CD73, an ecto-5′-nucleotidase (NT5E), serves as an immune checkpoint by generating adenosine (ADO), which suppresses immune activation through the A2A receptor. Elevated CD73 levels in tumor tissues correlate with poor clinical outcomes. However, the crucial source of CD73 activity within the tumor microenvironment remains unspecified. Here, we demonstrate that cancer-associated fibroblasts (CAFs) constitute the prominent CD73hi population in human colorectal cancers (CRCs) and two CD73− murine tumor models, including a modified CRC. Clinically, high CAF abundancy in CRC tissues correlates strongly with elevated CD73 activity and poor prognosis. Mechanistically, CAF-CD73 expression is enhanced via an ADO-A2B receptor-mediated feedforward circuit triggered by tumor cell death, which enforces the CD73-checkpoint. Simultaneous inhibition of A2A and A2B pathways with CD73-neutralization synergistically enhances antitumor immunity in CAF-rich tumors. Therefore, the strategic and effective targeting of both the A2B-mediated ADO-CAF-CD73 feedforward circuit and A2A-mediated immune suppression is crucial for improving therapeutic outcomes.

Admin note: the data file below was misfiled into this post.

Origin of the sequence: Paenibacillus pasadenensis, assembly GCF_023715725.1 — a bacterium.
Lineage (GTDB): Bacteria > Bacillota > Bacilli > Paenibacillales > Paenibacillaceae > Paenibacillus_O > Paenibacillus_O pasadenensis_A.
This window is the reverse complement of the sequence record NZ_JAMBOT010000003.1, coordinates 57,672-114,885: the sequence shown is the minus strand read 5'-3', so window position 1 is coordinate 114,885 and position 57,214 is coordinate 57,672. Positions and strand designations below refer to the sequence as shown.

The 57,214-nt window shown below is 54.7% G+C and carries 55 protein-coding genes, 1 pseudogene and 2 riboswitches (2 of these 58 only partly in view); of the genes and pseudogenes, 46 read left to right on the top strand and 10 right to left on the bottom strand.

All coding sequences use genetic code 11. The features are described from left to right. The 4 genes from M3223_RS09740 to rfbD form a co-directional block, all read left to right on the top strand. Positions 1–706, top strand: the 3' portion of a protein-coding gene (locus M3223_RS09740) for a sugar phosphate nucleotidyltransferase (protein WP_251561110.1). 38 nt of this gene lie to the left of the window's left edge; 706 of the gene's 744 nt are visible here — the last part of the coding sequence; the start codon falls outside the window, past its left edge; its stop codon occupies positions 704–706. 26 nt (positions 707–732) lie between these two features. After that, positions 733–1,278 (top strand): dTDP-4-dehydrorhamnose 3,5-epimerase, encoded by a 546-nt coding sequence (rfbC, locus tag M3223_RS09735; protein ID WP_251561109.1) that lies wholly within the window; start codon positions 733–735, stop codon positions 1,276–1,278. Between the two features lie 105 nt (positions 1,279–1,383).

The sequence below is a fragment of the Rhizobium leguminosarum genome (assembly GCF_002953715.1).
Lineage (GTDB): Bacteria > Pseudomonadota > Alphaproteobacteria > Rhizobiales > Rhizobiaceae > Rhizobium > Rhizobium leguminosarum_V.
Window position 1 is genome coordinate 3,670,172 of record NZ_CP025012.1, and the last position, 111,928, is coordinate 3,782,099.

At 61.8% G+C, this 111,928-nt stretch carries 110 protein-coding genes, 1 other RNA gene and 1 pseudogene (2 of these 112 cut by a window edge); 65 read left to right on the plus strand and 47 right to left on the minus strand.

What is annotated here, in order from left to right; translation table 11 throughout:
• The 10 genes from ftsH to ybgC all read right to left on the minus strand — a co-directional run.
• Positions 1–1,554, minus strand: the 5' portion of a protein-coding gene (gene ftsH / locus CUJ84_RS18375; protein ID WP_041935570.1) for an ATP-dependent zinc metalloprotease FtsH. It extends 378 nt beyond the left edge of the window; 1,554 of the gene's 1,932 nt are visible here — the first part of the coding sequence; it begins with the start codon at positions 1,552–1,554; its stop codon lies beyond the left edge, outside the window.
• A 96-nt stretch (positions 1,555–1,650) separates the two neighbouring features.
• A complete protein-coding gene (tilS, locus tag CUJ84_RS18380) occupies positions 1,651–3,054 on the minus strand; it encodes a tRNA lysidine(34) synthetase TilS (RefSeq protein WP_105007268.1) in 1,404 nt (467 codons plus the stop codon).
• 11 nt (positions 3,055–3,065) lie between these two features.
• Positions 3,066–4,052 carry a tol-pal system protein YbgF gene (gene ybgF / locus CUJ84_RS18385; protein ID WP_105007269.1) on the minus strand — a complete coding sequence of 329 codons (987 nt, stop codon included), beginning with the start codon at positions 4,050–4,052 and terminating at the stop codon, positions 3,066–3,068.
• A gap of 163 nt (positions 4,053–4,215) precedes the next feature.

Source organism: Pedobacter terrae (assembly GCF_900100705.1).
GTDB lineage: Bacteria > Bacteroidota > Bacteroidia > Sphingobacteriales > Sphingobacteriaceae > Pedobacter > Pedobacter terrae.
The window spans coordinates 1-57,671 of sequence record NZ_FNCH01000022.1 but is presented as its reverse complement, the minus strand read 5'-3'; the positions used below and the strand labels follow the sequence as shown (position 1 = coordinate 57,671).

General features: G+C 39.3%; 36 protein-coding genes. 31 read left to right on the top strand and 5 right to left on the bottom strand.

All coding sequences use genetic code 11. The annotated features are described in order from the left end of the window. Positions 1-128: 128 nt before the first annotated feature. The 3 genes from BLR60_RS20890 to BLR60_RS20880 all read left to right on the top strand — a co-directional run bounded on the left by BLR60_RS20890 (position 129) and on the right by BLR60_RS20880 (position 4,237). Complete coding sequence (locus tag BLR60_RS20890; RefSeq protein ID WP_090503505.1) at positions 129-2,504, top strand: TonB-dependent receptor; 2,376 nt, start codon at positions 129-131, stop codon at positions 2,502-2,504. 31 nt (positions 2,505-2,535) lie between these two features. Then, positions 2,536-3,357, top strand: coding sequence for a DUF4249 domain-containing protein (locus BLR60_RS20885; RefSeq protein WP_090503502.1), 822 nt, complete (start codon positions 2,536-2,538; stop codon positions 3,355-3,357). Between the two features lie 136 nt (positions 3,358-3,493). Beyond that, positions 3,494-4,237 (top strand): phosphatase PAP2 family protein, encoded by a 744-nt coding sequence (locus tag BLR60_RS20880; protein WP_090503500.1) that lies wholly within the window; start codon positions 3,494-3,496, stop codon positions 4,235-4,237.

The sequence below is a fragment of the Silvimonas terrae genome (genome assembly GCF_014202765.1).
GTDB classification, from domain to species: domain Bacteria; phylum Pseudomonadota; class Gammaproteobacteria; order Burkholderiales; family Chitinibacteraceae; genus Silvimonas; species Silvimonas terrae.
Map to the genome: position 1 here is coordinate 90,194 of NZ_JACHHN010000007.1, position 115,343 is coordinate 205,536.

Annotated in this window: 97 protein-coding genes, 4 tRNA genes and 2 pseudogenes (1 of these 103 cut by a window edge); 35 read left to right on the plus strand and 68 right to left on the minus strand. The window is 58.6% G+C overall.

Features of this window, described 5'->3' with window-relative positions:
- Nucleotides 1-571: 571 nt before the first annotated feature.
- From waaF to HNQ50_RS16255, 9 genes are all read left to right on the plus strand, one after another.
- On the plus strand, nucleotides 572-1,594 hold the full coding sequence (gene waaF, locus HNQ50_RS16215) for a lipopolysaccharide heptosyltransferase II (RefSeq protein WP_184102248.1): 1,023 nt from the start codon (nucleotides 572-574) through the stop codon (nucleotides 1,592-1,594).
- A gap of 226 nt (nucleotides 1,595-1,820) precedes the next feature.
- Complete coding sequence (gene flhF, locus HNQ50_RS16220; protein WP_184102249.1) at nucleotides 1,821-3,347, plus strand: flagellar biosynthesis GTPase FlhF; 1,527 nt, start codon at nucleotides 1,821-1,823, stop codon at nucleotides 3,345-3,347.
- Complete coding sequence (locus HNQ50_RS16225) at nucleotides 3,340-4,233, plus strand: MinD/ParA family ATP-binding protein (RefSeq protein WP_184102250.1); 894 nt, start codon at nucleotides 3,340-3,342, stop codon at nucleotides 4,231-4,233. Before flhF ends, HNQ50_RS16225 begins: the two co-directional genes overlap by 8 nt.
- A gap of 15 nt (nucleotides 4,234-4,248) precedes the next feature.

ASJC Scopus subject areas
- General Chemistry
- General Biochemistry, Genetics and Molecular Biology
- General Physics and Astronomy